Tim Paine says he has the game to be a part of Australia's best one-day international side but would harbour no grudges should he be stripped of the captaincy.
Paine, 33, is under pressure to retain the ODI captaincy, for he was only given the role for the mid-year series in England, where the tourists were winless in five matches.
He made only 36 runs at 7.2 in five innings at a time when the team was experimenting with the batting line-up in the absence of suspended pair David Warner and Steve Smith. However, he is a class batsman who has proven himself in the game's short form, scoring a century and five half-centuries in 35 ODIs.
Cricket insiders expect he will be replaced before Australia's next one-day series, at home against South Africa in November, with the selectors' bigger-picture focus on next year's World Cup defence in England.
Paine, set to lead Australia in a two-Test series against Pakistan next month, said he hoped to retain the top role in the 50-overs format.
"I am completely comfortable either way. I obviously would like to do it ... if I continue to do it, great, but if not, it's a real opportunity for me to focus on Test cricket and do that as well as I can," he said.
Asked if he felt he was in Australia's best team, Paine replied: "I think so. I feel I can do the job, no doubt about that. The wicketkeeper role in our best one-day team is batting down the order and doing a good job with the gloves. No doubt that's a job I feel I can do. But if it's not to be, it's not to be. I am happy either way."
South Australian Alex Carey has strong claims to take the gloves and can potentially provide greater power hitting in the lower order. Carey is the Australia A gloveman on the tour of India, having also played in two of the ODIs in England, making six and 44.
All-rounder Mitch Marsh has strong support for the captaincy, while Victorian Aaron Finch, who has four centuries in his past 11 ODI innings, is also in the frame.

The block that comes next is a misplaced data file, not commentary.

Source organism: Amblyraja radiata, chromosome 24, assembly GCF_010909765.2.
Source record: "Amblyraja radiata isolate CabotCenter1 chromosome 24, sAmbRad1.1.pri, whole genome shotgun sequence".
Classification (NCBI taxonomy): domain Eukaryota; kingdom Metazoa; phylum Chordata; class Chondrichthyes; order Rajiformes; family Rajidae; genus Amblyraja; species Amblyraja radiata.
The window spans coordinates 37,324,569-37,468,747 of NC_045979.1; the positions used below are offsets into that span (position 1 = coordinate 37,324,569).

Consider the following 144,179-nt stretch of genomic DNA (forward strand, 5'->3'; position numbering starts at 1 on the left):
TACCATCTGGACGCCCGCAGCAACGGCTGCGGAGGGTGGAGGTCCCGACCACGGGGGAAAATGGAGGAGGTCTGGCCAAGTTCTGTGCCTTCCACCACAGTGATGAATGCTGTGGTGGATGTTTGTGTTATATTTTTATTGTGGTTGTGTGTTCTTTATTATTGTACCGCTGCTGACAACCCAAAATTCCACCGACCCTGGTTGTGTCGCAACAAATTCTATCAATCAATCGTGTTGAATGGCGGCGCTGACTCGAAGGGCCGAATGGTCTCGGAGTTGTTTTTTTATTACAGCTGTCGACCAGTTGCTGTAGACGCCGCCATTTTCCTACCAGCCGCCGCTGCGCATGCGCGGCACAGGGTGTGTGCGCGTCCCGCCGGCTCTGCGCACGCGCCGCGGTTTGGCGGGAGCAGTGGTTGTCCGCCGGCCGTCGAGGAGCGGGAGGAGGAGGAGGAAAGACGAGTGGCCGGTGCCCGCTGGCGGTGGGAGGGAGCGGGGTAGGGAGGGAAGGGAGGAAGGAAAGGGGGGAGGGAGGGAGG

Paine's captaincy was not helped by not having Australia's best three fast bowlers – Mitchell Starc, Josh Hazlewood and Pat Cummins – available for the England trip. It left him in charge of an inexperienced attack and a batting line-up still finding its way.
England responded with some superb batting, maintaining the up-tempo and fearless style they displayed when winning the one-day series in Australia last summer.
"England were playing an unbelievable brand of cricket at the time. Everything was going really well for them. They were too good for us," Paine said.
"Coming out of that tour, we found out about a number of our players. As I said, a lot of our guys will come back into that team for the World Cup. Australia will be taking a very competitive team to that World Cup, no doubt."
Marsh has emerged as a strong vice-captaincy option for Paine in the United Arab Emirates next month but Usman Khawaja's strong form in India has enhanced his claims.
"He [Marsh] certainly had a hell of a summer last year, particularly with the bat. He is someone who has been spoken about. To see him captain Australia A, he is starting to come of age as a cricketer," Paine said.
"Regardless of whether he is vice-captain or not, he is a great team man and always puts the team first. I am sure that won't change."
The Test squad, which could feature three spinners, is expected to be named on Tuesday.